“Stopping TB requires a government program that functions every day of the year, and that’s hard in certain parts of the world. And partly it’s because of who tuberculosis affects: It tends to affect the poor and disenfranchised most.” – Thomas R. Frieden. Infectious disease and public health expert, former director of the U.S. Centers for Disease Control and Prevention (CDC).  

Thank you for reading this post, don't forget to subscribe!

This, unfortunately is true, especially in India. Compared with other diseases caused by a single infectious agent, tuberculosis is the second biggest killer, globally.

A historical perspective

Tuberculosis, known variously as consumption, phthisis, and the great white plague, has long been associated with poetic and artistic qualities in its sufferers, and hence was also known as “the romantic disease”.

Major artistic figures such as Keats, Shelley, Edgar Allan Poe, the composer Frederic Chopin, the playwright Anton Chekhov, the novelists Franz Kafka, Katherine Mansfield, Emily Brontë and W. Somerset Maugham, to name just a few, either had the disease or were surrounded by people who did. It was felt that tuberculosis assisted artistic talent, as witness the number of great artists who were affected.

Tuberculosis (TB) is a disease caused by bacteria called Mycobacterium Tuberculosis. This bacteria usually attacks the lungs, but has also been known to damage other parts of the body including the brain, the spine and the kidneys. TB is an air borne disease and spreads through the air when a person with TB of the lungs or throat coughs, sneezes, or talks. You are more likely to get TB if you suffer from a weak immune system. You should go to your doctor for tests if you have been exposed. Skin tests, blood tests, x-rays, and other tests can diagnose TB. If not treated in time, TB can be fatal. Active TB can be cured by a cocktail of drugs, administered over an extended period of time.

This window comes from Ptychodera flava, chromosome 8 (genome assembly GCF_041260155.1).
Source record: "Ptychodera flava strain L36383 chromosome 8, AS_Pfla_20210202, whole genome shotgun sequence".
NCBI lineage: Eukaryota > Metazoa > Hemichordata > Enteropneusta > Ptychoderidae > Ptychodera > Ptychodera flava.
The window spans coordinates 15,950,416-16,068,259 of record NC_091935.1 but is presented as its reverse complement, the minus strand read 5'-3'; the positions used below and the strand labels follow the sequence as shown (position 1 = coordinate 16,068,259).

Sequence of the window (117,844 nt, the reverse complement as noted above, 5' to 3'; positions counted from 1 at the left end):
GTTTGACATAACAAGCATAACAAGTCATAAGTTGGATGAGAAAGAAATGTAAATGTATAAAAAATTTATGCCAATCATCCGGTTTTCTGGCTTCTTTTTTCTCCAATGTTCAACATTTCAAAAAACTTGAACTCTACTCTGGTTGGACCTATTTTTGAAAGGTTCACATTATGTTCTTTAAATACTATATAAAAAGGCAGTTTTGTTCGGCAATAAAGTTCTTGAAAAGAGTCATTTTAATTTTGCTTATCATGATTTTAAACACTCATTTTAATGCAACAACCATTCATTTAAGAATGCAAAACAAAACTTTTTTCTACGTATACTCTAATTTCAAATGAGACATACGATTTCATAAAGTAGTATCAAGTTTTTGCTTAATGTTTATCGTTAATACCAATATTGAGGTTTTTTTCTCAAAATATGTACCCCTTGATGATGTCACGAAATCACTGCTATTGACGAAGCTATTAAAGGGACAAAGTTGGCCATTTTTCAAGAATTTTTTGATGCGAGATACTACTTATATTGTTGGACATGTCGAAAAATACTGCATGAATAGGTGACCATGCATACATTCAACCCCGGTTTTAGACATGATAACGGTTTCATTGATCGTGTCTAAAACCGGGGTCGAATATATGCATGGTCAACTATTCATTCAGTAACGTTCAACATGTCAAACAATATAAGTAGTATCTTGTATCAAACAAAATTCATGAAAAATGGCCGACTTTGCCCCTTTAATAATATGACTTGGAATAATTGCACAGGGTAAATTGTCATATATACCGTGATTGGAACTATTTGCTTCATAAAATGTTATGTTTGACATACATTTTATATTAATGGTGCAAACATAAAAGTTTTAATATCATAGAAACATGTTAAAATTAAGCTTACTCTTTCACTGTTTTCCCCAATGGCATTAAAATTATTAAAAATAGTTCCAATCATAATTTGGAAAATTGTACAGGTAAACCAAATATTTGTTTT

TB can strike anyone…

TB struck Anil…who thought he had the flu. He got the chills. Felt tired all the time. Lost his appetite. After a month of night sweats, chest pain, persistent cough, and losing weight, Anil  went to the doctor. After more weeks of doctor’s visits and exams, and symptoms that got progressively worse, he was hospitalised. Finally the diagnosis came in: he had TB.

As Anil said “…they said, we think, you have tuberculosis. There I was, lying there on the stretcher and I laughed out loud!  I told them that nobody gets tuberculosis. Not anymore! And they said, well, we think you have it.”

Anyone can get TB. People with TB can be found in every state; in rural areas and cities; in schools, workplaces, homes; in a whole host of places where people come in close contact with each. Learn to recognize the symptoms of TB so you can find out if you are at risk.

Two types of TB: Latent TB Infection and TB Disease

The TB bacteria is spread through the air, from person to person, when a person with TB disease coughs or speaks. People may breathe in this bacteria and become infected.

Latent TB infection

When the TB bacteria lives in the body without making you sick, it is known as latent TB infection. Most people who become infected are able to fight the bacteria and stop it from growing. People with latent TB infection:

  • Do not feel sick
  • Do not have any symptoms
  • Cannot spread TB bacteria to others

TB Disease

If the TB bacteria becomes active in the body and multiplies, the person will go from having latent TB infection to having the disease. That’s why, people with latent TB infection are prescribed treatment to stop them from developing TB disease.

TB symptoms:

  • A bad cough that lasts three weeks or longer
  • Chest pain – not to be confused with angina pains
  • Coughing up blood or sputum (mucus from deep inside the lungs)
  • Weakness or fatigue
  • Weight loss
  • No appetite
  • Chills
  • Fever
  • Sweating at night


Most TB cases can be cured with the right medication and treatment. The precise type and length of antibiotic treatment will depend on:

  • A person’s age
  • Overall health
  • Resistance to drugs
  • Whether the TB is latent or active
  • Location of the infection (i.e., the lungs, brain, kidneys)

People with latent TB may need just one kind of antibiotic, whereas people with active TB (particularly MDR-TB) will often require a cocktail of multiple drugs. Antibiotics are usually required to be taken for a relatively long time. A course of TB antibiotics lasts about six months. And needs to be adhered to consistently.


error: Content is protected !!